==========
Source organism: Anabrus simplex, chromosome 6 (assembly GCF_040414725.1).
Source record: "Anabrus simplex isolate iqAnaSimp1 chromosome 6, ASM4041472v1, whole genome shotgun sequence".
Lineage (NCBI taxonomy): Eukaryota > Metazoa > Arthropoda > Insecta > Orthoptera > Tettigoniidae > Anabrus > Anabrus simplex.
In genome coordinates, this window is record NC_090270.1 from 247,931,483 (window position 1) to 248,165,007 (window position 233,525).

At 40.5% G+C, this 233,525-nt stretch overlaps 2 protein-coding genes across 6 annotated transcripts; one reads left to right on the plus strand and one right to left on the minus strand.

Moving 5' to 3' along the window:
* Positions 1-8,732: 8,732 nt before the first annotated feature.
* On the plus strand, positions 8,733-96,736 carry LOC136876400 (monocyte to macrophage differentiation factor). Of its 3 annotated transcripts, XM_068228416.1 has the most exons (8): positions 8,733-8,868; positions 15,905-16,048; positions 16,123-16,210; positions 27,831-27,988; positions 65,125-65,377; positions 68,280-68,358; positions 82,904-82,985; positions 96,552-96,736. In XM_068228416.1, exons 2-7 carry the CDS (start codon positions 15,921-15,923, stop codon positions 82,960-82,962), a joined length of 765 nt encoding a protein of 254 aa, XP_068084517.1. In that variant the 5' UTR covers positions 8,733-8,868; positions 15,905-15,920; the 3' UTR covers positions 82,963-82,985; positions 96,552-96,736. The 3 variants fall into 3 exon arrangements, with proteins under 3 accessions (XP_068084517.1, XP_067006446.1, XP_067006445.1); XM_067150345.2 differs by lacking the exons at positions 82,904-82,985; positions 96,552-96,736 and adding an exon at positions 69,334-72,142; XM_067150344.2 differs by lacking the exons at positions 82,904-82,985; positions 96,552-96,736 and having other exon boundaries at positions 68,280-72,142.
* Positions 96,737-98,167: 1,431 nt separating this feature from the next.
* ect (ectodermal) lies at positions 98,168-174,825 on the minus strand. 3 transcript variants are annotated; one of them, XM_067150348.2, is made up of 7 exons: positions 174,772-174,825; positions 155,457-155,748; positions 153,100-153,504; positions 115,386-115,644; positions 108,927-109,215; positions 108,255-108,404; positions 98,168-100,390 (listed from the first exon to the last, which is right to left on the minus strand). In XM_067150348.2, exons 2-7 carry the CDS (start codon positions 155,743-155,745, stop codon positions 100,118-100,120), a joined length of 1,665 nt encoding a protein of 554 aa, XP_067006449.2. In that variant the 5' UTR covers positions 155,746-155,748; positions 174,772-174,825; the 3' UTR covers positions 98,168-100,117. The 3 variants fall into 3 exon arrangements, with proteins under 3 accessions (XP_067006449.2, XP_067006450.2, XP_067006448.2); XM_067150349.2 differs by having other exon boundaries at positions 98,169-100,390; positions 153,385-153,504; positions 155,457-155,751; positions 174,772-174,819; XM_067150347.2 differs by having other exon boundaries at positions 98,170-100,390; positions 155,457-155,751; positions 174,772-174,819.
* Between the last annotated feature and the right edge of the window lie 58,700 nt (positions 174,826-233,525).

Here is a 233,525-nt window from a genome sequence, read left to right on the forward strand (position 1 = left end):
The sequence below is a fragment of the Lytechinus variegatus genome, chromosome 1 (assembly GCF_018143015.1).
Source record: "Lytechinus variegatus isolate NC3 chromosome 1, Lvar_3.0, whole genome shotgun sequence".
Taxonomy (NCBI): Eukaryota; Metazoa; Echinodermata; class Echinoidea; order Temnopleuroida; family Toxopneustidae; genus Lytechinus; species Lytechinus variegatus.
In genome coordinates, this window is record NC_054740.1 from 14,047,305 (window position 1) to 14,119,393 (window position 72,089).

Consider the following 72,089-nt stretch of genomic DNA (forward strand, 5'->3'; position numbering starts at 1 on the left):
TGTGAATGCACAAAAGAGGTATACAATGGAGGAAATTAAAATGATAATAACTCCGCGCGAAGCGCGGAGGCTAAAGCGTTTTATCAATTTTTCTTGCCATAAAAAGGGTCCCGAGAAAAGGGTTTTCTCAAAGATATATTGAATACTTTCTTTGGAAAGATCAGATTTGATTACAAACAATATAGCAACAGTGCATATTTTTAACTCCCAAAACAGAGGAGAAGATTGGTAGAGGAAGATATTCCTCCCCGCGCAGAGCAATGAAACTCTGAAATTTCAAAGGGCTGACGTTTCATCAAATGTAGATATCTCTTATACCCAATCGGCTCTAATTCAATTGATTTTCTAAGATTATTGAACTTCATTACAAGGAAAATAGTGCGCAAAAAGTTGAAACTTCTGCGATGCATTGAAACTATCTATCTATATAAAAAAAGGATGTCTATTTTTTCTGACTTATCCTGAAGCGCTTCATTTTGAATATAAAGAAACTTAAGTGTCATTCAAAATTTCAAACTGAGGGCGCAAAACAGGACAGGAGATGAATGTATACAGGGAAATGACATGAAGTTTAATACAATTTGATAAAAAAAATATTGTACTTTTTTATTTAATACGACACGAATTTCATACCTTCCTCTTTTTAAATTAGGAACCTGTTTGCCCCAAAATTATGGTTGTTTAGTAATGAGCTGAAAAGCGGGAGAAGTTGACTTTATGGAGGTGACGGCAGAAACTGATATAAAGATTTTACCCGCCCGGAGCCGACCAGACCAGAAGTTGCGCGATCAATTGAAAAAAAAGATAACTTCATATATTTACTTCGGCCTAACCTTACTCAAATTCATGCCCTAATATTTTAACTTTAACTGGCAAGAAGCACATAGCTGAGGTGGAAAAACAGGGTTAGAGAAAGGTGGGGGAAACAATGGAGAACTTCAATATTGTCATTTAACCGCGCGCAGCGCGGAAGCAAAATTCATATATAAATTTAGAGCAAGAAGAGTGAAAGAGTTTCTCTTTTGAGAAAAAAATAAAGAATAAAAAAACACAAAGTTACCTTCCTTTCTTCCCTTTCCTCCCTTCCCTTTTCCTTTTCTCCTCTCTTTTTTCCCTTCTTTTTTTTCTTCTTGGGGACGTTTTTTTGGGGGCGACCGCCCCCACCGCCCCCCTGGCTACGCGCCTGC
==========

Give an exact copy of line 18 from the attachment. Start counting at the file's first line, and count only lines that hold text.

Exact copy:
TGTGAATGCACAAAAGAGGTATACAATGGAGGAAATTAAAATGATAATAACTCCGCGCGAAGCGCGGAGGCTAAAGCGTTTTATCAATTTTTCTTGCCATAAAAAGGGTCCCGAGAAAAGGGTTTTCTCAAAGATATATTGAATACTTTCTTTGGAAAGATCAGATTTGATTACAAACAATATAGCAACAGTGCATATTTTTAACTCCCAAAACAGAGGAGAAGATTGGTAGAGGAAGATATTCCTCCCCGCGCAGAGCAATGAAACTCTGAAATTTCAAAGGGCTGACGTTTCATCAAATGTAGATATCTCTTATACCCAATCGGCTCTAATTCAATTGATTTTCTAAGATTATTGAACTTCATTACAAGGAAAATAGTGCGCAAAAAGTTGAAACTTCTGCGATGCATTGAAACTATCTATCTATATAAAAAAAGGATGTCTATTTTTTCTGACTTATCCTGAAGCGCTTCATTTTGAATATAAAGAAACTTAAGTGTCATTCAAAATTTCAAACTGAGGGCGCAAAACAGGACAGGAGATGAATGTATACAGGGAAATGACATGAAGTTTAATACAATTTGATAAAAAAAATATTGTACTTTTTTATTTAATACGACACGAATTTCATACCTTCCTCTTTTTAAATTAGGAACCTGTTTGCCCCAAAATTATGGTTGTTTAGTAATGAGCTGAAAAGCGGGAGAAGTTGACTTTATGGAGGTGACGGCAGAAACTGATATAAAGATTTTACCCGCCCGGAGCCGACCAGACCAGAAGTTGCGCGATCAATTGAAAAAAAAGATAACTTCATATATTTACTTCGGCCTAACCTTACTCAAATTCATGCCCTAATATTTTAACTTTAACTGGCAAGAAGCACATAGCTGAGGTGGAAAAACAGGGTTAGAGAAAGGTGGGGGAAACAATGGAGAACTTCAATATTGTCATTTAACCGCGCGCAGCGCGGAAGCAAAATTCATATATAAATTTAGAGCAAGAAGAGTGAAAGAGTTTCTCTTTTGAGAAAAAAATAAAGAATAAAAAAACACAAAGTTACCTTCCTTTCTTCCCTTTCCTCCCTTCCCTTTTCCTTTTCTCCTCTCTTTTTTCCCTTCTTTTTTTTCTTCTTGGGGACGTTTTTTTGGGGGCGACCGCCCCCACCGCCCCCCTGGCTACGCGCCTGC